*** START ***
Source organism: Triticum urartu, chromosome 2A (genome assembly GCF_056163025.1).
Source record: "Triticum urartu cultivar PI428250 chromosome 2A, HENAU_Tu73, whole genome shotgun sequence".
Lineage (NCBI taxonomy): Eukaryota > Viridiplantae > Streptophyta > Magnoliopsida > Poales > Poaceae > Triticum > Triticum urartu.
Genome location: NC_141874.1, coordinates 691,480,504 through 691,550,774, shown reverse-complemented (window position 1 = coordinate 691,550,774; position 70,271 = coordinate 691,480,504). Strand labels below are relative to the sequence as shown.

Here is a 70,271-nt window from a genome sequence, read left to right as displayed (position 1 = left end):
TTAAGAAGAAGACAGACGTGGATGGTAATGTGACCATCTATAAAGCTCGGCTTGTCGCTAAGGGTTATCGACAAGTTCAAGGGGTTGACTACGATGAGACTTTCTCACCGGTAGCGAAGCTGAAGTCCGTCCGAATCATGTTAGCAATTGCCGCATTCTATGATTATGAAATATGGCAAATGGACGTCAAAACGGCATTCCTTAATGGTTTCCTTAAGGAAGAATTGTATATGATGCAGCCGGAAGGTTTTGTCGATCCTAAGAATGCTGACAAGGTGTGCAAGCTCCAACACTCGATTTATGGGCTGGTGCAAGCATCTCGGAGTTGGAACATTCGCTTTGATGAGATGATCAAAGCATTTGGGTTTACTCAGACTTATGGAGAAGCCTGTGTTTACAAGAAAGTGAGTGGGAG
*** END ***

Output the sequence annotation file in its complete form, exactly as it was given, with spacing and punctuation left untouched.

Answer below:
Source organism: Triticum urartu, chromosome 2A (genome assembly GCF_056163025.1).
Source record: "Triticum urartu cultivar PI428250 chromosome 2A, HENAU_Tu73, whole genome shotgun sequence".
Lineage (NCBI taxonomy): Eukaryota > Viridiplantae > Streptophyta > Magnoliopsida > Poales > Poaceae > Triticum > Triticum urartu.
Genome location: NC_141874.1, coordinates 691,480,504 through 691,550,774, shown reverse-complemented (window position 1 = coordinate 691,550,774; position 70,271 = coordinate 691,480,504). Strand labels below are relative to the sequence as shown.

Here is a 70,271-nt window from a genome sequence, read left to right as displayed (position 1 = left end):
TTAAGAAGAAGACAGACGTGGATGGTAATGTGACCATCTATAAAGCTCGGCTTGTCGCTAAGGGTTATCGACAAGTTCAAGGGGTTGACTACGATGAGACTTTCTCACCGGTAGCGAAGCTGAAGTCCGTCCGAATCATGTTAGCAATTGCCGCATTCTATGATTATGAAATATGGCAAATGGACGTCAAAACGGCATTCCTTAATGGTTTCCTTAAGGAAGAATTGTATATGATGCAGCCGGAAGGTTTTGTCGATCCTAAGAATGCTGACAAGGTGTGCAAGCTCCAACACTCGATTTATGGGCTGGTGCAAGCATCTCGGAGTTGGAACATTCGCTTTGATGAGATGATCAAAGCATTTGGGTTTACTCAGACTTATGGAGAAGCCTGTGTTTACAAGAAAGTGAGTGGGAG